I’ve mentioned in previous reviews that the length of an album can sometimes have an impact on my liking of it, and I find that with Ferium‘s new release, the thirty-five minutes hit the exact spot for me, since it’s just long enough to leave me wanting more but not so short that I would feel cheated out of my money, had I not received a digital review copy.

All in all, I’m impressed by the evolution the band has undergone, and I really hope that even more people will recognize them for what they are: a very promising newcomer! So, do yourself a favor and check out Behind The Black Eyes when it’s out on April 21st! And in the meantime, head over to their Facebook page and check out the video below to whet your whistle!

King Goat – Conduit


One of the biggest surprises in 2014 for me was a relatively new band from Bristol, that played a genre that I was never really familiar with, and still can’t claim to be, who simply blew me away with its atmospheric doom metal. The band in question is called King Goat and the quintet is about the release their first full-length entitled Conduit on March 25th, so naturally I’ll give you my two cents on it beforehand!

Essentially, the guys have stayed true to their genre but the two years in between the self-titled EP and this have definitely managed to make the creative juices flow in abundance. Everything sounds more mature and elaborate, and especially the riffs deliver a sense of grandeur that aid in creating a dense atmosphere throughout the forty-two minutes that can’t even be compared to the predecessor.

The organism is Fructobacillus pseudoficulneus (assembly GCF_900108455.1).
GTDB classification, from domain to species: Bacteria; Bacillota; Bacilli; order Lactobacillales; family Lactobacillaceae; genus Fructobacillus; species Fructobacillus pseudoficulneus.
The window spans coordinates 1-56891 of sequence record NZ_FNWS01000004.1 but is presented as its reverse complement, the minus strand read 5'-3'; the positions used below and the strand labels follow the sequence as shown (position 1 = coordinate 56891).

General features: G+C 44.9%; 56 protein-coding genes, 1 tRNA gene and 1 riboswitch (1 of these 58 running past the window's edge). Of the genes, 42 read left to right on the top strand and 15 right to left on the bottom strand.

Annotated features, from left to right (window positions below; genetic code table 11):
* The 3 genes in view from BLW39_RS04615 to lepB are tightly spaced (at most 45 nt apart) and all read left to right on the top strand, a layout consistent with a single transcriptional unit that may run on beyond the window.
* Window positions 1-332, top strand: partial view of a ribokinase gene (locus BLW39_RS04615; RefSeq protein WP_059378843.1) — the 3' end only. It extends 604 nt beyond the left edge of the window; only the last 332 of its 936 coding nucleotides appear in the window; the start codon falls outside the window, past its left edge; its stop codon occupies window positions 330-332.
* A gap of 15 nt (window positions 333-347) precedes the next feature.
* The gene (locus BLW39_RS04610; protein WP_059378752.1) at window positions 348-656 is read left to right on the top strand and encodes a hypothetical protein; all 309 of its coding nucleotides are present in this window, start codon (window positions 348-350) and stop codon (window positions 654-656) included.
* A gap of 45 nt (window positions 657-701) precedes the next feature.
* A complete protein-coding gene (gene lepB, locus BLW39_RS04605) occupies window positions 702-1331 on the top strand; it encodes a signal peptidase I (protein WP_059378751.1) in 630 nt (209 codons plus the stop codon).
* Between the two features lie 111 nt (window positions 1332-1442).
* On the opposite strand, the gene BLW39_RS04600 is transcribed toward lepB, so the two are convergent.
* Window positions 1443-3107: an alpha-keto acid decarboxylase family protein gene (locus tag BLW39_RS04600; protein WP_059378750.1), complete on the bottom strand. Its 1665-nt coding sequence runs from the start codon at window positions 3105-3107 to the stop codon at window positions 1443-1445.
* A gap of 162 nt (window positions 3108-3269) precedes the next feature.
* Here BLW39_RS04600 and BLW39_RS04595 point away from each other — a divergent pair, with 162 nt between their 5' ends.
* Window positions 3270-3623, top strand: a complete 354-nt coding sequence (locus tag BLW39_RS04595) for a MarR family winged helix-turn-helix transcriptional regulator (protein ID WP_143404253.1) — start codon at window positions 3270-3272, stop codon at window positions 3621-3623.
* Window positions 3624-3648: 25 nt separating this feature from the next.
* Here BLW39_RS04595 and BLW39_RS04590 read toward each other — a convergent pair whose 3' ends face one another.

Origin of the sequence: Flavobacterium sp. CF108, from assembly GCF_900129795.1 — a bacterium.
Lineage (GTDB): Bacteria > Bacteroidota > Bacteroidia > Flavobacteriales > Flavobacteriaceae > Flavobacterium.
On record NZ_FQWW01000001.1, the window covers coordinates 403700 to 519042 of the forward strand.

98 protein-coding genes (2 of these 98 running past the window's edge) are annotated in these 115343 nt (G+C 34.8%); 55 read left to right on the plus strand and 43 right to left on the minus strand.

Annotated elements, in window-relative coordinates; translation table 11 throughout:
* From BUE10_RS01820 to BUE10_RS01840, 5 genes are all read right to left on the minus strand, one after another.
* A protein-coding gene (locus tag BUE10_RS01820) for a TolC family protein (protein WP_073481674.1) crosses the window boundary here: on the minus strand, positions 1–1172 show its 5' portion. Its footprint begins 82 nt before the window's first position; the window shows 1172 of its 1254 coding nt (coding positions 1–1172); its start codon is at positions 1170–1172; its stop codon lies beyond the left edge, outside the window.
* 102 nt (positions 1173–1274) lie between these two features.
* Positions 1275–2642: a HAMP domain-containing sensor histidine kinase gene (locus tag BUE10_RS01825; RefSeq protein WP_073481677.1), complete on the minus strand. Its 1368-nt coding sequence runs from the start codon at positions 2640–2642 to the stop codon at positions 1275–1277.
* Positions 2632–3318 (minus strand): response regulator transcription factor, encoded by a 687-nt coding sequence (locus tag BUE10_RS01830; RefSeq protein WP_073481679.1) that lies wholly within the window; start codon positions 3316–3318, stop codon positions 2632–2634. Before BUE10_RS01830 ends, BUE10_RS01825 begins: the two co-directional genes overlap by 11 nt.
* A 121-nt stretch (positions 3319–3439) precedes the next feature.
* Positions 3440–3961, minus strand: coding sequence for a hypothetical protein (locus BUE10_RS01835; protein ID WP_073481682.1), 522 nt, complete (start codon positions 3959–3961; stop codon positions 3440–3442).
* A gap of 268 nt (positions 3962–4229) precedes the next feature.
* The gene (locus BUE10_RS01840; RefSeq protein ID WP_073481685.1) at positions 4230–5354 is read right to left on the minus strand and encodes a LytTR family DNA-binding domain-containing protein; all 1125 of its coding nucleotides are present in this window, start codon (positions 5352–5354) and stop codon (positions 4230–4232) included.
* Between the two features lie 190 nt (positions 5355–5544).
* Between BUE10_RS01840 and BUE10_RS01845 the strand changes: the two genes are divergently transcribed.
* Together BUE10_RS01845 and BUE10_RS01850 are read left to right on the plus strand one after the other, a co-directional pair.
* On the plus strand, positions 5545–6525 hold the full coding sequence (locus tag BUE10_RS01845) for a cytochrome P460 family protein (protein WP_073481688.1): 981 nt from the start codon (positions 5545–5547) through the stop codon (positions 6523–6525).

The one thing that is similar to the previous effort, is the build-up phase during the first two songs before exploding on the third one and maintaining it on the last two. While track one, Flight Of The Deviants, and two, Feral King, are sung completely in clean vocals and have a somewhat heavy-metalesque touch, the title track goes into overdrive with a crushing main riff and growls and screams left, right and center. It is about here where I get the chills while listening to these five tracks…and they don’t disappear until the end.

The fact that this middle track also features additional (female) vocals during the “chorus” just makes it even tastier in my opinion, because it creates even more depth. Not that the singer needs it, because he definitely shines on his own at every moment of the listening experience. Every line, no matter the singing style, hits just where it’s supposed to hit and combined with the fairly epic lyrics, it might not be the sing-along record of the year, but it’s absolutely a blast to enjoy.

To sum things up: THIS is how you make a follow-up to an EP that has received wide praise. You keep the good, you improve the not so good, and you put your heart and soul into it! Conduit does all that and then some…so be sure to head over to King Goat‘s Facebook page and listen to the song below, even though it should ideally be enjoyed along with the rest of the record, to get your metalhorns ready for the release tour in the UK!